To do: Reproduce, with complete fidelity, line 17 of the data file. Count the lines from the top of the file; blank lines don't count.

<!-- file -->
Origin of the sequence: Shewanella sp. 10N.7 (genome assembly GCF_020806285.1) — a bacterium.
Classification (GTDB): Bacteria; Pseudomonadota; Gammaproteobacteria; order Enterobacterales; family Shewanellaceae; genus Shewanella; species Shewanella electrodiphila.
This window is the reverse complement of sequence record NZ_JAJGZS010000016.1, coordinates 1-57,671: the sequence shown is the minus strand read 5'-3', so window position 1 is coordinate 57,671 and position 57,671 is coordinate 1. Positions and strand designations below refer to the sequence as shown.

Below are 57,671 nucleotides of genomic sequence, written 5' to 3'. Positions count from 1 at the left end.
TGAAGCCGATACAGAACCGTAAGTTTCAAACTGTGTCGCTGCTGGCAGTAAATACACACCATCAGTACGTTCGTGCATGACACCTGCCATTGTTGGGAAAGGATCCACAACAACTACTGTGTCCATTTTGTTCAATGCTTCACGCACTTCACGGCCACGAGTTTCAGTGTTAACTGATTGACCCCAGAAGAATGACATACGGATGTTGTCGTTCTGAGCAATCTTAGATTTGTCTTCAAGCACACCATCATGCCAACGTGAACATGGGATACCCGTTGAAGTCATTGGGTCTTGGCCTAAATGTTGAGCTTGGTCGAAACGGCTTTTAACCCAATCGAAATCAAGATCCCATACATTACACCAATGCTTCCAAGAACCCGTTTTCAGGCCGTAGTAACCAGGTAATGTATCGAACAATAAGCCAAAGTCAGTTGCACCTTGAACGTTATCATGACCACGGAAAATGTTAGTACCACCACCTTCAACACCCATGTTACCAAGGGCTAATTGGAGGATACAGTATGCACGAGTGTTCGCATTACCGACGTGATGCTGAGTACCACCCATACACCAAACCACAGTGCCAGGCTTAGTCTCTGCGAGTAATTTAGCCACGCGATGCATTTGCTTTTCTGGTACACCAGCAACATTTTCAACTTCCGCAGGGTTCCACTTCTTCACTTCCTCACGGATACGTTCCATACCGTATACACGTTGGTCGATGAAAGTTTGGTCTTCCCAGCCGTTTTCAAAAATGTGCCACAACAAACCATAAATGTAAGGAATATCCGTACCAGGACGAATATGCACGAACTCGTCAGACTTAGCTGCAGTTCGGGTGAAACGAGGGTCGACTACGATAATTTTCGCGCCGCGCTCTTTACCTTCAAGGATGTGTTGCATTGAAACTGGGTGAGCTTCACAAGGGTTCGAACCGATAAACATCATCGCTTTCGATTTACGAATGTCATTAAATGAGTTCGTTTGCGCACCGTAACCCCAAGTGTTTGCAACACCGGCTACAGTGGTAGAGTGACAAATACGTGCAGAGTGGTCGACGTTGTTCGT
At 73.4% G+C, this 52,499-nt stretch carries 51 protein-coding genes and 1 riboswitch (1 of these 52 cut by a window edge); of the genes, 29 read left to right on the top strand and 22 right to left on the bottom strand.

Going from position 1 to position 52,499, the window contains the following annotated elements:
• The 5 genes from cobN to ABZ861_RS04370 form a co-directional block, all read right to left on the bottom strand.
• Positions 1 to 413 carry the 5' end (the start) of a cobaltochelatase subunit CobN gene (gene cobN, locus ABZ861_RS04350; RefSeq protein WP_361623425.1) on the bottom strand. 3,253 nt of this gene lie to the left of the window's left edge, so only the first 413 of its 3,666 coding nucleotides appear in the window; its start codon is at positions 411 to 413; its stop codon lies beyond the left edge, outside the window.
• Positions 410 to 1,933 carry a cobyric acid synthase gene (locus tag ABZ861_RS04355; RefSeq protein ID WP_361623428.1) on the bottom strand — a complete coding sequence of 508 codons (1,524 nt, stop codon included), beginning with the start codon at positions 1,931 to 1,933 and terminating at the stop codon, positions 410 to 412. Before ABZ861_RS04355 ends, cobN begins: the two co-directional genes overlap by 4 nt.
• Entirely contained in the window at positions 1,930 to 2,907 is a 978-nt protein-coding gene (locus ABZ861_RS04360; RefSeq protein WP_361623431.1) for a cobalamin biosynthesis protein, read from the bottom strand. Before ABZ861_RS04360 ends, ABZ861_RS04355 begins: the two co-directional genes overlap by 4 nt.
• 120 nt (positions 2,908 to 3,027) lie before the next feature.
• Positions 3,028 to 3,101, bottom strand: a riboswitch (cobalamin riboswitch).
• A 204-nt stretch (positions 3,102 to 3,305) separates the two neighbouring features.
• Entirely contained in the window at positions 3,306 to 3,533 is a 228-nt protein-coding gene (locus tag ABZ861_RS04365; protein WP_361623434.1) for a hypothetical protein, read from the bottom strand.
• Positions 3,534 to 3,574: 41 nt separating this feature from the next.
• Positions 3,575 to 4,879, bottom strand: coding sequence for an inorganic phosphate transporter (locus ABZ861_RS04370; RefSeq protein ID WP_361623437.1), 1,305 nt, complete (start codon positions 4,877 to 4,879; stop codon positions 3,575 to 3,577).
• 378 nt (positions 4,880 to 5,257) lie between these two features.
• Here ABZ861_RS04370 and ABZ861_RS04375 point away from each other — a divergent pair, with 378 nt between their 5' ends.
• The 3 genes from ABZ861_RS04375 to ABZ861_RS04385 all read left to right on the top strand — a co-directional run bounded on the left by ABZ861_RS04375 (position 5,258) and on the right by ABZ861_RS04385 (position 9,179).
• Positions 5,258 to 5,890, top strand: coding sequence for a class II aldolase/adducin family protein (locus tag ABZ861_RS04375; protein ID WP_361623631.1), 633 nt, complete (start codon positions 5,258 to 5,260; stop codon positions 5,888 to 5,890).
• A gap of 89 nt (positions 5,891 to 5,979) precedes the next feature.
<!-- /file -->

• Positions 3,575 to 4,879, bottom strand: coding sequence for an inorganic phosphate transporter (locus ABZ861_RS04370; RefSeq protein ID WP_361623437.1), 1,305 nt, complete (start codon positions 4,877 to 4,879; stop codon positions 3,575 to 3,577).